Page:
You might recall the popular movie “The Bucket List,” in which two terminally ill men escape from a cancer ward and head off on a road trip with a wish list of to-dos before they die. The movie is about blue-collar mechanic Carter Chambers (Morgan Freeman) and billionaire hospital magnate Edward Cole (Jack Nicholson) an unlikely pair who become friends as they undergo their respective treatments.
Carter begins writing a “bucket list,” of things to do before he “kicks the bucket.” After hearing he has less than a year, Carter wads it up and tosses it on the floor. Edward finds it the next morning and urges Carter to do everything on the list (plus a few others like skydiving) and offers to finance the trip.
I recently received an email from a loyal reader asking if I had a bucket list and if I might write a column on the importance of having such a list because “many seniors just live one day at a time with no long-term plan.”
Well I don’t want to be among that group, and I hope you don’t either, no matter what your age. As I like to say, don’t count the years, make the years count. I’m not ready to hang it up yet and doubt that I ever will be. I still have too much to live for. I was about to go on a round-the-world trip with my wife in late March and April, but the trip has since been cancelled due to the Coronavirus. One of my bucket list items was to visit as many countries as I could.
My good friend Lou Holtz told me that years ago he wrote down 107 things that he wanted to do in his life. He wanted to go to the White House, be on “The Tonight Show” with Johnny Carson, see the Pope, win a college football national championship and coach at Notre Dame, make a hole-in-one in golf and a lot of other crazy, but achievable things. Once he accomplished all 107 things, what did he do? He wrote down another 100 items, and he’s checking off the items on that list too.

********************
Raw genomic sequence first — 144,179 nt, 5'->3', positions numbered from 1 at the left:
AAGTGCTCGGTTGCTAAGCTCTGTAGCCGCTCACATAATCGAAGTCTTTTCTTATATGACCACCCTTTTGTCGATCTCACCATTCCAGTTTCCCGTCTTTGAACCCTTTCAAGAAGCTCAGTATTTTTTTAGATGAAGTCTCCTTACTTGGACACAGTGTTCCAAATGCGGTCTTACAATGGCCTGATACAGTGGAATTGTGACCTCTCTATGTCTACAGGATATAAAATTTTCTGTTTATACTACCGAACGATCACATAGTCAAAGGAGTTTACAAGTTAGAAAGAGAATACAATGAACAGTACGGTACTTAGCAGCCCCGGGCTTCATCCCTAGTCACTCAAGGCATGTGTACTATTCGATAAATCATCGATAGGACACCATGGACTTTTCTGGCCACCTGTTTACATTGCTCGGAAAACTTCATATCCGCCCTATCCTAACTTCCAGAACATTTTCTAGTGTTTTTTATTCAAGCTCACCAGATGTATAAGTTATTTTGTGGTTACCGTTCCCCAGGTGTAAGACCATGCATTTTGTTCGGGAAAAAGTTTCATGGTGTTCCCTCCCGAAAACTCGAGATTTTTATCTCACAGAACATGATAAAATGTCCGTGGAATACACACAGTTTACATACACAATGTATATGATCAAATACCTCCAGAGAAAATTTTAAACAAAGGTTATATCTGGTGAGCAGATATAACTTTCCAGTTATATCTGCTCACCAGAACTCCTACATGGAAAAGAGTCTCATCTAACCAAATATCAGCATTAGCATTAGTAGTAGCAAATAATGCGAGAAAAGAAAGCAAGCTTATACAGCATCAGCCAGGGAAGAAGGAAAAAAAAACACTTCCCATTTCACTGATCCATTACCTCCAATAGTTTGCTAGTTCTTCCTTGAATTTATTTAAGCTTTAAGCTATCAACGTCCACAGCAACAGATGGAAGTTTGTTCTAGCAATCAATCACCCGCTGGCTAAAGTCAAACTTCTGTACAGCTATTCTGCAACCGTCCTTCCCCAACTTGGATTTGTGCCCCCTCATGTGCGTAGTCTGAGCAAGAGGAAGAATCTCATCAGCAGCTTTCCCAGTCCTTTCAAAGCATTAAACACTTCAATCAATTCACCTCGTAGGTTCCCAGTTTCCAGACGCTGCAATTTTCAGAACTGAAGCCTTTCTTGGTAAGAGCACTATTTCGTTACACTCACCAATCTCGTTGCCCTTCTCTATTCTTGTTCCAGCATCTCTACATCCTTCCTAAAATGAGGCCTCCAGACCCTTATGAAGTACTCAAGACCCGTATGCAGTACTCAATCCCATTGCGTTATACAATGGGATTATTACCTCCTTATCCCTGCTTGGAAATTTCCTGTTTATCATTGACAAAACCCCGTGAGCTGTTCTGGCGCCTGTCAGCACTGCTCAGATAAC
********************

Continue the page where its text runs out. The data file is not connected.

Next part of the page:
Some people might get turned off by creating a bucket list, thinking it’s a little morbid or by creating a list that is too difficult to achieve. I disagree. I believe having a bucket list keeps you motivated and goal-oriented. If nothing else, it makes you think about what you want to do in your life.
I remember a road trip with some friends years ago when we took turns describing our perfect day. The range of ideas was remarkable, and often not what we would have predicted from each other. Our slogan from that trip became “When was the last time you did something for the first time?”
I’m a big believer in writing myself little notes to remind me of my bucket-list items. For example, when I started out working as an envelope salesman, I dreamed of owning a factory. It became a reality for me at age 26. Another bucket list item for me was selling the number one envelope user in the Twin Cities, General Mills. I even put a note in my hat (back when men wore hats). It took a few years, but I knocked that one off too.
When I decided to write my first book, I put a note on my desk that said “Be a New York Times bestselling author.” That happened with “Swim With the Sharks Without Being Eaten Alive.” That feeling of accomplishment led me to author seven more books, including my latest from January 2020, “You Haven’t Hit Your Peak Yet!” That title came from a note on my bathroom mirror, reminding me that I still have mountains to conquer.
Having a bucket list drastically improves your life. It gives you a sense of purpose. I know it helps my time management because it makes me focus on my goals. I become more productive and efficient.
A lot of times people are too busy plowing through their daily to-do lists and lose track of what they really want to experience. Creating a bucket list can happen at any time in your life – young or old. It’s never too late to create a list of things you want to achieve. And while no one can go back and make a brand new start, anyone can start from now and make a brand new ending.
Mackay’s Moral: Make the rest of your life the best of your life.
Seven-time, New York Times best-selling author of "Swim With The Sharks Without Being Eaten Alive," with two books among the top 15 inspirational business books of all time, according to the New York Times. He is one of America’s most popular and entertaining business speakers, and currently serves as Chairman at the MackayMitchell Envelope Company, one of the nation’s major envelope manufacturers, producing 25 million envelopes a day.
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